Benchmarks by definition provide a measure of performance, the challenge however is selecting benchmarks that properly recreate the intended usage scenario each product. Additionally we strive to provide a balanced mix of both synthetic benchmarks and real world scenario benchmarks.
In addition to pure strict motherboard performance we will also focus on testing Lucid's Virtu solution to determine whether it can deliver on its performance promises. In order to test the performance of Virtu and also determine what overhead the technology imparts you will see a different approach to this series of testing. For each benchmark we will attempt to isolate the various scenarios supported by the x68A and the Virtu software. The motherboard and software are GPU agnostic in that they can run either NVIDIA or ATI graphics in their respective multi-GPU configurations. The discrete cards for this review will be a reference NVIDIA GTX 560Ti and a MSI Radeon R6850 Cyclone. While these cards are in slightly different classes, we are not looking to compare the cards against each other, rather we will be comparing them against themselves. For comparison purposes we will provide results from each discrete running by itself as well as the results from each card running under Virtu and outputting to the iGPU. This should bring to light and performance discrepancies and reveal any possible Virtu-induced overhead. Testbed Configuration
- Intel Core i7 2600K Processor at 3.4GHz (Supplied by Intel)
- MSI Z68A-GD80 B3 Motherboard (Supplied by MSI)
- 2x 2GB Kingston DDR3-1600 MHz Memory
- MSI R6850 Cyclone (Supplied by MSI)
- nVidia GeForce GTX 560 Ti (Supplied by NVIDIA)
- 160GB Intel X25-M SSD
- Enermax Revolution 1000w PSU
- Samsung SyncMaster 2443BW 24-inch 1900 by 1200 pixel resolution display
The latest benchmark in Futuremark's long line of synthetic benchmarking tools is 3DMark11. The introduction of 3DMark11 now gives us the ability to test Tessellation, Direct Compute Physics and more. As this is one of the newest full featured benchmarks on the scene it is proving to be somewhat of a system crusher and lower frames per second and the resulting lower 3DMark score is to be expected for the time being.Our initial 3DMark 11 testing is based on Performance preset, i.e. 720p resolution
In our 3DMark testing we run the hardware through two testing cycles. The first test is Performance Mode which offers a moderate test load designed to simulate modern gaming commensurate with most gaming PCs. The second test is Extreme Mode which pushes the hardware even further with a heavy load designed to stress even the highest end gaming PCs.3DMark 11 in Extreme mode confirms a slight overhead of Virtu due to lack of DX11 support on Intel's hardware
It was clear to see that Virtu was working when we fired up 3DMark11. The iGPU on the 2600K does not support DX11. Any attempt to run 3DMark11 with the monitor plugged into the onboard video port without Virtu turned on resulted in a warning screen from 3DMark11 stating that there was no DX11 hardware detected. Simply clicking the "On" button in the Virtu control panel allowed us to fire up 3Dmark11 right away with the monitor still plugged into the onboard graphics port. In our first test we can already see that Virtu does impose some overhead with each card's score dropping somewhat when utilized under Virtu. Unigine Heaven (DX11 and DX10)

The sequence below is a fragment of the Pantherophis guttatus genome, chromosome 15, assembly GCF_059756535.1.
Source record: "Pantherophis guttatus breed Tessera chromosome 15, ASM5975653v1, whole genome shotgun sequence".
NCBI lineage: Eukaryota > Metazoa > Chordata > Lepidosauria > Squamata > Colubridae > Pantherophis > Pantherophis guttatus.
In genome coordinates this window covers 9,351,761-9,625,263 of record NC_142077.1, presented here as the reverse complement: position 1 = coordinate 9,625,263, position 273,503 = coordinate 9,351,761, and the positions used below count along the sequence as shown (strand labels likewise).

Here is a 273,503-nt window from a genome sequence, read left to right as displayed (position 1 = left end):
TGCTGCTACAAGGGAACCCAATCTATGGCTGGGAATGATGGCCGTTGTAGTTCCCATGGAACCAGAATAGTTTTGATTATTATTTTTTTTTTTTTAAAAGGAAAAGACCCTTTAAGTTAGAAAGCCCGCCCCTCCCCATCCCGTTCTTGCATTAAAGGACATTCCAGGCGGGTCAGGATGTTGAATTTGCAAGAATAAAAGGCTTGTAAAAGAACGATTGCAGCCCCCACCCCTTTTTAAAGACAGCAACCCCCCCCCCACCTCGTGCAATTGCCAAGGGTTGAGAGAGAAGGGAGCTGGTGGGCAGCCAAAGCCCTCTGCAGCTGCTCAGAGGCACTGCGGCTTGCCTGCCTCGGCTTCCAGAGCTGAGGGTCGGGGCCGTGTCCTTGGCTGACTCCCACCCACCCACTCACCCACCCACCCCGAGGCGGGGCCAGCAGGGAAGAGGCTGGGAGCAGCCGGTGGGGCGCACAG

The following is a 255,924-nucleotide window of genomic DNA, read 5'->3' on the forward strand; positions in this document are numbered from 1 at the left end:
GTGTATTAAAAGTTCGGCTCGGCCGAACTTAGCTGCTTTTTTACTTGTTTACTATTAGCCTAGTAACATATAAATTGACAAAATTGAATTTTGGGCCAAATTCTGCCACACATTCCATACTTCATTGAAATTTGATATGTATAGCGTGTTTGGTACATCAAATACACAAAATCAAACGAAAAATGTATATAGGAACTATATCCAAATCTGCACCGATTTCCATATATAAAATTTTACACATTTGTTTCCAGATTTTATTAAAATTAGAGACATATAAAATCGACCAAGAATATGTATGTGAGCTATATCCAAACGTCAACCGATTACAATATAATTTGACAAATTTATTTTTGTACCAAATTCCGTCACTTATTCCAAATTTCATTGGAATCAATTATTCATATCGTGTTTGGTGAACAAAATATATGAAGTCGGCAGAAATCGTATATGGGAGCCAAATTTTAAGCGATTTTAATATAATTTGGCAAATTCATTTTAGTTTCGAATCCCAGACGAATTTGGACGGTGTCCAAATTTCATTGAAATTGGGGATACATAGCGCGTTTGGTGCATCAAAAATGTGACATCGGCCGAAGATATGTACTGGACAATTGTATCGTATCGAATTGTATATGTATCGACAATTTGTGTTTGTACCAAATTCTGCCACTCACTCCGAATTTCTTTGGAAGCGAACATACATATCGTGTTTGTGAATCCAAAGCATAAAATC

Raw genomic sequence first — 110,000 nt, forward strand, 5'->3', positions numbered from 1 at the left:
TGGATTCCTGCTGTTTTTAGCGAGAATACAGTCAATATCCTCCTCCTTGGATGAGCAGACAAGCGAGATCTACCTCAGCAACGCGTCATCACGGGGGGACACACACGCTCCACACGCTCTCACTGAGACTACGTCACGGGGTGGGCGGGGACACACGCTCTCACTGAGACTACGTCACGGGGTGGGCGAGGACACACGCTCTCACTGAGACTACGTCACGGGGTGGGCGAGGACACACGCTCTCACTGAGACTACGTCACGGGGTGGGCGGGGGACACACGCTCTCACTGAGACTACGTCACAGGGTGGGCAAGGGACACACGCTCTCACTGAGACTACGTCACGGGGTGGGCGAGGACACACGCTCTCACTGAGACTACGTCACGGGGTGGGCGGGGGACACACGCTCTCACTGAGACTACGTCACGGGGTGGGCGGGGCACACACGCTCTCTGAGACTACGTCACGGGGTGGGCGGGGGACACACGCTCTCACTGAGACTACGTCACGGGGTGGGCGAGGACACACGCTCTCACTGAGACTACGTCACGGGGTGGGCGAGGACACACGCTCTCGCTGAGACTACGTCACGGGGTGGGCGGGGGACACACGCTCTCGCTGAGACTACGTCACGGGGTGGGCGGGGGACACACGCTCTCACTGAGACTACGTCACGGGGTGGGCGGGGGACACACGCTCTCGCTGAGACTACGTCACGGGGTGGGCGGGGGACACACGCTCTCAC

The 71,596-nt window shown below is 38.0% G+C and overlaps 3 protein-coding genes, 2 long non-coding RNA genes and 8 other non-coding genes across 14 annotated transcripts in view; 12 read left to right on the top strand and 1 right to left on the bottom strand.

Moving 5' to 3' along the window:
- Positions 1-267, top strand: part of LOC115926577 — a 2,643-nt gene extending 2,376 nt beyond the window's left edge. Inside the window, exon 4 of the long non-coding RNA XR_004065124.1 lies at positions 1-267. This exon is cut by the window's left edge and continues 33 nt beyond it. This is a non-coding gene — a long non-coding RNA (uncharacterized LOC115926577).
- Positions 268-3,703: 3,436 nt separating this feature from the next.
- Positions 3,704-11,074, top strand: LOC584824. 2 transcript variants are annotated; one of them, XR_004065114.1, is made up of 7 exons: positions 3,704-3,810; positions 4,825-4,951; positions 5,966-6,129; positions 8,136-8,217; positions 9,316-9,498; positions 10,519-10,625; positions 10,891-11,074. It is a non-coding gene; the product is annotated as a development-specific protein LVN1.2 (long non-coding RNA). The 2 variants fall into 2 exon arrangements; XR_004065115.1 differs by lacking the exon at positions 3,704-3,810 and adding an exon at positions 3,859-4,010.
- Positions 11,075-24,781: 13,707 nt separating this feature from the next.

Unigine was one of the first to offer a true DX11 benchmark and really showcase a graphics card's DX11 ability. As DX11 cards are just now becoming more common we still test performance in DX10 as well to give a greater overview of performance.
We continue to see the same performance degradation with both Heaven benchmarks but it is important to note that the degradation is very minute. In both cases there is less than a 1fps drop. Game Synthetics
Synthetic game benchmarks hit a little closer to the core usage scenario of a graphics card. These benchmarks are built upon the game itself and generally run a scene or series of scenes from the game in order to garner a performance score. As these benchmarks are built upon current popular gaming titles they offer a better picture of the video cards real world performance .Metro 2033
Metro 2033 is a game set in the post-apocalyptic former Soviet Union. Metro 2033 has become the new Crysis and while it is one of the most visually stunning games on the market it is also one of the most punishing, bringing even high end video cards to their knees. The benchmark is run at 1900x1200 resolution with all the eye-candy turned up. The test is repeated three times with the end result being an overall average frame rate measured in frames per second.Metro 2033 runs in DirectX 10 mode only - software limitation by Lucid Virtu?
With the standard framerates for both of these cards hovering in the mid twenties we expected to see a noticeable difference in performance during this test. When you are already running at sub 30fps, every frame counts. The MSI R6850 seems to take a larger hit than the GTX 560Ti in this performance test. We attempted to run the DX11 version of this test as well, however with Virtu enabled the benchmark would not give us any DX11 options. Just Cause 2
Despite Just Cause 2 being included on the approved game list for Virtu, we were never able to successfully play the title when the monitor was connected to the iGPU. Instead the game would load and run very poorly at roughly 8fps, indicating that Virtu had never moved the workload to the discrete card, instead tasking it to the iGPU. We expect to see Lucid fixing this issue with one of future drivers.
© 2009 - 2013 Bright Side Of News*, All rights reserved.